‘Turning laser leadership into fusion power’ – HB11 Energy contributes to Australia’s CAPABILITY PAPERS
Ultra-High-Power Lasers (UHPL) are the lynchpin of a rapidly emerging industry, the impact of which will span clean fusion energy, advanced manufacturing and defence capability, currently in high demand. UHPL were also a focal point at the Official Launch of ‘The Capability Papers’ at Old Parliament House in Canberra last week at which an industry panel discussed one of Australia’s main opportunities to diversify and transform Australia’s industry and economy.
HB11 Energy’s Dr. Warren McKenzie was part of that panel, led by Adrian Beer from METS Ignited (Chair). Other panelists included Frank Yao, developing manufacturing technology for Innofocus Photonics Technology and the University of Adelaide’s Directed Energy ‘guru’, Miftar Ganija.
Read HB11 Energy’s case for how Australia could leverage its existing $5.4B photonics industry to claim its stake: Turning laser leadership into fusion power
THE CAPABILITY PAPERS
The Capability Papers is an 80-page tabloid-sized newspaper filled with position papers from leading experts from industry and academia putting forward ideas to help build Australian technology and industrial capability.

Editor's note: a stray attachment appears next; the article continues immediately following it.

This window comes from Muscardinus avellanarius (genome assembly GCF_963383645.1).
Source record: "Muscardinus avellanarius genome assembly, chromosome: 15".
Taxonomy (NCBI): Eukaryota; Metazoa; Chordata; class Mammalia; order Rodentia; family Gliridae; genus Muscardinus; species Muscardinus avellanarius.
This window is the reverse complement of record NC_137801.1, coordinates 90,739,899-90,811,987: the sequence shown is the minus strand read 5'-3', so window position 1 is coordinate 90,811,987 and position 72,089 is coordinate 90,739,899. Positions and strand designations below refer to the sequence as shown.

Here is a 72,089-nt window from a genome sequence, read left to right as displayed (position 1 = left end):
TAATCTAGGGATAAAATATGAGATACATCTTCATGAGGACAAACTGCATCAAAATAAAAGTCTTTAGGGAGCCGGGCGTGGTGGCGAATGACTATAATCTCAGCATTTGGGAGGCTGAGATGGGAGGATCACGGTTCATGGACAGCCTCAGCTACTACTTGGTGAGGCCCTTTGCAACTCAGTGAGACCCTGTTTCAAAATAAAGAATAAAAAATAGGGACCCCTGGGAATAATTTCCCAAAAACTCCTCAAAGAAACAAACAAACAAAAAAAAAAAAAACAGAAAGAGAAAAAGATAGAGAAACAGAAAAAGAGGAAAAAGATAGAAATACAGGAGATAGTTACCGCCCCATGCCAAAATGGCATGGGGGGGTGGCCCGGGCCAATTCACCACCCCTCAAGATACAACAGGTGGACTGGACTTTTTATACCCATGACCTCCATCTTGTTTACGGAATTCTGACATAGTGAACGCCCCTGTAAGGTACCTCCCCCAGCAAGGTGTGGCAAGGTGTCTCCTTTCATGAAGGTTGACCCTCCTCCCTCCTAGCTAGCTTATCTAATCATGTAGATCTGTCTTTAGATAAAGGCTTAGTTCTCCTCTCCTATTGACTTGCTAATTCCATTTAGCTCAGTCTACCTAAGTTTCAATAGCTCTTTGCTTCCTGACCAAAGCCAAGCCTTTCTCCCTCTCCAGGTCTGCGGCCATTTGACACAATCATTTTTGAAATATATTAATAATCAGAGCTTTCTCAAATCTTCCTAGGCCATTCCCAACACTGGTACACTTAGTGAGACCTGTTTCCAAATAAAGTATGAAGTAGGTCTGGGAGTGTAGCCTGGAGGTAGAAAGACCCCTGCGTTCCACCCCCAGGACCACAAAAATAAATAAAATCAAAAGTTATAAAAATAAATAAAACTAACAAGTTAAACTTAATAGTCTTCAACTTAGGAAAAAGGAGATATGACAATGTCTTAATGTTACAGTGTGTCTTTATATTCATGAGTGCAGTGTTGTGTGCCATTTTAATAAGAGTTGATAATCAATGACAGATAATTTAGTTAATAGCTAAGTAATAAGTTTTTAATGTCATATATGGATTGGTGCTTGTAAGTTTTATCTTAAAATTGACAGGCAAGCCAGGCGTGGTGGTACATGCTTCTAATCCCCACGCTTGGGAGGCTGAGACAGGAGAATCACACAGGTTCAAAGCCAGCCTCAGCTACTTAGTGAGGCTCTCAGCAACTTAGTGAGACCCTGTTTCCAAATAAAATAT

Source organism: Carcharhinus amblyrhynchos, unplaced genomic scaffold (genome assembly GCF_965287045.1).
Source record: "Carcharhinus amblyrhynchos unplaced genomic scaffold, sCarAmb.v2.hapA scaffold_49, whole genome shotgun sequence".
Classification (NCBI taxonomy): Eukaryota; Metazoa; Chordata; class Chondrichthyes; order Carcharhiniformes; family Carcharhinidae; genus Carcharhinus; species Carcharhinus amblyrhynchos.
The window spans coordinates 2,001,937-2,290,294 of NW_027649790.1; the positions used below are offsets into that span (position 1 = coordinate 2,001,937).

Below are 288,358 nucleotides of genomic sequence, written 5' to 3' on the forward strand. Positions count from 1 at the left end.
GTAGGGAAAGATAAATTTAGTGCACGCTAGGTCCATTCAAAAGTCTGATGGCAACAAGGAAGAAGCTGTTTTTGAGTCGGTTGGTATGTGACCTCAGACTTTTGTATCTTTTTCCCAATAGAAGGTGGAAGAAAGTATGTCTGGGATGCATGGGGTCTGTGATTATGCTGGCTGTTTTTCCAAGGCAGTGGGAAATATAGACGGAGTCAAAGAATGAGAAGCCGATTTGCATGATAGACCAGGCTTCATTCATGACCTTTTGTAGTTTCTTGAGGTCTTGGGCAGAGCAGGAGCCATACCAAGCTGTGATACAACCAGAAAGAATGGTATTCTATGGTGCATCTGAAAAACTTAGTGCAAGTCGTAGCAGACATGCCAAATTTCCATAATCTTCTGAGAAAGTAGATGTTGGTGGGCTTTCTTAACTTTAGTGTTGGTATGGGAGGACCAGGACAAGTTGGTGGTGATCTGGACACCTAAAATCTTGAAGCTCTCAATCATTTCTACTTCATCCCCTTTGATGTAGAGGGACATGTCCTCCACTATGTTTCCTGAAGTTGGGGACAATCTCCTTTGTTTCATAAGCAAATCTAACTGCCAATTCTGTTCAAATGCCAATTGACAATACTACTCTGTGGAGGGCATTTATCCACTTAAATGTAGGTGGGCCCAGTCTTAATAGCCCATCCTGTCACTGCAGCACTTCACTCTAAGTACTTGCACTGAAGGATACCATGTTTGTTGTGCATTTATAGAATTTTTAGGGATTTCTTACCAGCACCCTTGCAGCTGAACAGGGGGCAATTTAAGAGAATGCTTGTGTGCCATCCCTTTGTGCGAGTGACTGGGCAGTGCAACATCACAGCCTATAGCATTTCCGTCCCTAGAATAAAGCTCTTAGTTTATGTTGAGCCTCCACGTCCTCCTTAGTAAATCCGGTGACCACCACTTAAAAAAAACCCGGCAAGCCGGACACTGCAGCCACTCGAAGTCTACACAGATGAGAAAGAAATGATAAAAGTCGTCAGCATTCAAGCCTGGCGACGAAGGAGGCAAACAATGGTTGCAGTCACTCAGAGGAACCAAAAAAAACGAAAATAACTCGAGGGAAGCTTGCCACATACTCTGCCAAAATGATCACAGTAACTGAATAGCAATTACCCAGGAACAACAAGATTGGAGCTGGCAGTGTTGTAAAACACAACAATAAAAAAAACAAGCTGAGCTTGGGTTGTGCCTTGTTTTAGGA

The papers were formally launched at a special Capability Papers morning forum and luncheon at Old Parliament House on last Thursday, October 19.
The Capability Papers forum brought together the authors of these papers to present their ideas to building domestic capability and new industries for Australia.
The forum attracted a unique gathering – a high-calibre crowd of government executives, domain experts, venture capitalists and entrepreneurs. This was a one-of-a-kind event that put Australia’s industrial policy goals under a microscope.
This project poses the questions: Where does Australia have existing world leading capability? Where do we have an existing competitive advantage? Where do we need to develop a strategic domestic industrial capability?
And given that we can’t do everything – where should Australia focus its energy and attention to best meet our strategic and industrial needs.